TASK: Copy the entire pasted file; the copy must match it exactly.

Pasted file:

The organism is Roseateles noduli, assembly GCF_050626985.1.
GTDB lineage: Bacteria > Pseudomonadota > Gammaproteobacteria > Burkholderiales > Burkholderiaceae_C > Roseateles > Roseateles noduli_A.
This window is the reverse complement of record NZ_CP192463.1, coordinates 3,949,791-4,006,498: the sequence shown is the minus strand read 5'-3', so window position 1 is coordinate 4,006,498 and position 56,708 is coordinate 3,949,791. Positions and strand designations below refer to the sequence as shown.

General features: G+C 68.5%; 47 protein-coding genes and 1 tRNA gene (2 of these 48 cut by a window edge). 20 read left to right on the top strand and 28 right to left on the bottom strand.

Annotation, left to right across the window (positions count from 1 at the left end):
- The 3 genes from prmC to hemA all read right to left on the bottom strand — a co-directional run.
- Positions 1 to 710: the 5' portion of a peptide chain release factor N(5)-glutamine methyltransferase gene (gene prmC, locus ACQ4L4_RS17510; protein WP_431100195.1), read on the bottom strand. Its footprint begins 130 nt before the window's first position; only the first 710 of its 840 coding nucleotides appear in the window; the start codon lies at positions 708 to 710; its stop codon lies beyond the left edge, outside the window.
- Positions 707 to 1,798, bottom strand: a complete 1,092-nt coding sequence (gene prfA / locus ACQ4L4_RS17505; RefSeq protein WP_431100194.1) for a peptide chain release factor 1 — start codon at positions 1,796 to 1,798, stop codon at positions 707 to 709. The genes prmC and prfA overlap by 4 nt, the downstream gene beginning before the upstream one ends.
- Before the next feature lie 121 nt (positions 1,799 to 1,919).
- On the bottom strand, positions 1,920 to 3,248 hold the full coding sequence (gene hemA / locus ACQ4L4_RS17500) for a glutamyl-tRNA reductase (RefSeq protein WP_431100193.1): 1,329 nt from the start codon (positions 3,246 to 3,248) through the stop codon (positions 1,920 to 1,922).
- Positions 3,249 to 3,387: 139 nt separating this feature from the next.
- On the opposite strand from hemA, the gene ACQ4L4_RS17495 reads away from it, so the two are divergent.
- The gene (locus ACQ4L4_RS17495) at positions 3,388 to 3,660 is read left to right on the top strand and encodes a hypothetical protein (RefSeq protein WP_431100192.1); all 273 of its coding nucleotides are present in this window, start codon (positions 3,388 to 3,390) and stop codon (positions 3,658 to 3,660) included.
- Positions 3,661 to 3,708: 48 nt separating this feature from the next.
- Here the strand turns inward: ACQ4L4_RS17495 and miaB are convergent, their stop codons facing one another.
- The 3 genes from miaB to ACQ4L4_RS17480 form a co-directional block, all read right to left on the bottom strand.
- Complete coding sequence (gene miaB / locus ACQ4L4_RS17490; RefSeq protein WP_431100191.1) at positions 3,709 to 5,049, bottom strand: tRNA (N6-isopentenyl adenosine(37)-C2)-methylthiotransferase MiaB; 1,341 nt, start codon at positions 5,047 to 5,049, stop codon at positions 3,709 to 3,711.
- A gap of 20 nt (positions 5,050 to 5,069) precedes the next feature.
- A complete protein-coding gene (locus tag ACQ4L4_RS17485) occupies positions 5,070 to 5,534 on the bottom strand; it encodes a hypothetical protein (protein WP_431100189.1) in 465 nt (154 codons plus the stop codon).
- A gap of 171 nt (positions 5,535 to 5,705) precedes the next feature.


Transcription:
The organism is Roseateles noduli, assembly GCF_050626985.1.
GTDB lineage: Bacteria > Pseudomonadota > Gammaproteobacteria > Burkholderiales > Burkholderiaceae_C > Roseateles > Roseateles noduli_A.
This window is the reverse complement of record NZ_CP192463.1, coordinates 3,949,791-4,006,498: the sequence shown is the minus strand read 5'-3', so window position 1 is coordinate 4,006,498 and position 56,708 is coordinate 3,949,791. Positions and strand designations below refer to the sequence as shown.

General features: G+C 68.5%; 47 protein-coding genes and 1 tRNA gene (2 of these 48 cut by a window edge). 20 read left to right on the top strand and 28 right to left on the bottom strand.

Annotation, left to right across the window (positions count from 1 at the left end):
- The 3 genes from prmC to hemA all read right to left on the bottom strand — a co-directional run.
- Positions 1 to 710: the 5' portion of a peptide chain release factor N(5)-glutamine methyltransferase gene (gene prmC, locus ACQ4L4_RS17510; protein WP_431100195.1), read on the bottom strand. Its footprint begins 130 nt before the window's first position; only the first 710 of its 840 coding nucleotides appear in the window; the start codon lies at positions 708 to 710; its stop codon lies beyond the left edge, outside the window.
- Positions 707 to 1,798, bottom strand: a complete 1,092-nt coding sequence (gene prfA / locus ACQ4L4_RS17505; RefSeq protein WP_431100194.1) for a peptide chain release factor 1 — start codon at positions 1,796 to 1,798, stop codon at positions 707 to 709. The genes prmC and prfA overlap by 4 nt, the downstream gene beginning before the upstream one ends.
- Before the next feature lie 121 nt (positions 1,799 to 1,919).
- On the bottom strand, positions 1,920 to 3,248 hold the full coding sequence (gene hemA / locus ACQ4L4_RS17500) for a glutamyl-tRNA reductase (RefSeq protein WP_431100193.1): 1,329 nt from the start codon (positions 3,246 to 3,248) through the stop codon (positions 1,920 to 1,922).
- Positions 3,249 to 3,387: 139 nt separating this feature from the next.
- On the opposite strand from hemA, the gene ACQ4L4_RS17495 reads away from it, so the two are divergent.
- The gene (locus ACQ4L4_RS17495) at positions 3,388 to 3,660 is read left to right on the top strand and encodes a hypothetical protein (RefSeq protein WP_431100192.1); all 273 of its coding nucleotides are present in this window, start codon (positions 3,388 to 3,390) and stop codon (positions 3,658 to 3,660) included.
- Positions 3,661 to 3,708: 48 nt separating this feature from the next.
- Here the strand turns inward: ACQ4L4_RS17495 and miaB are convergent, their stop codons facing one another.
- The 3 genes from miaB to ACQ4L4_RS17480 form a co-directional block, all read right to left on the bottom strand.
- Complete coding sequence (gene miaB / locus ACQ4L4_RS17490; RefSeq protein WP_431100191.1) at positions 3,709 to 5,049, bottom strand: tRNA (N6-isopentenyl adenosine(37)-C2)-methylthiotransferase MiaB; 1,341 nt, start codon at positions 5,047 to 5,049, stop codon at positions 3,709 to 3,711.
- A gap of 20 nt (positions 5,050 to 5,069) precedes the next feature.
- A complete protein-coding gene (locus tag ACQ4L4_RS17485) occupies positions 5,070 to 5,534 on the bottom strand; it encodes a hypothetical protein (protein WP_431100189.1) in 465 nt (154 codons plus the stop codon).
- A gap of 171 nt (positions 5,535 to 5,705) precedes the next feature.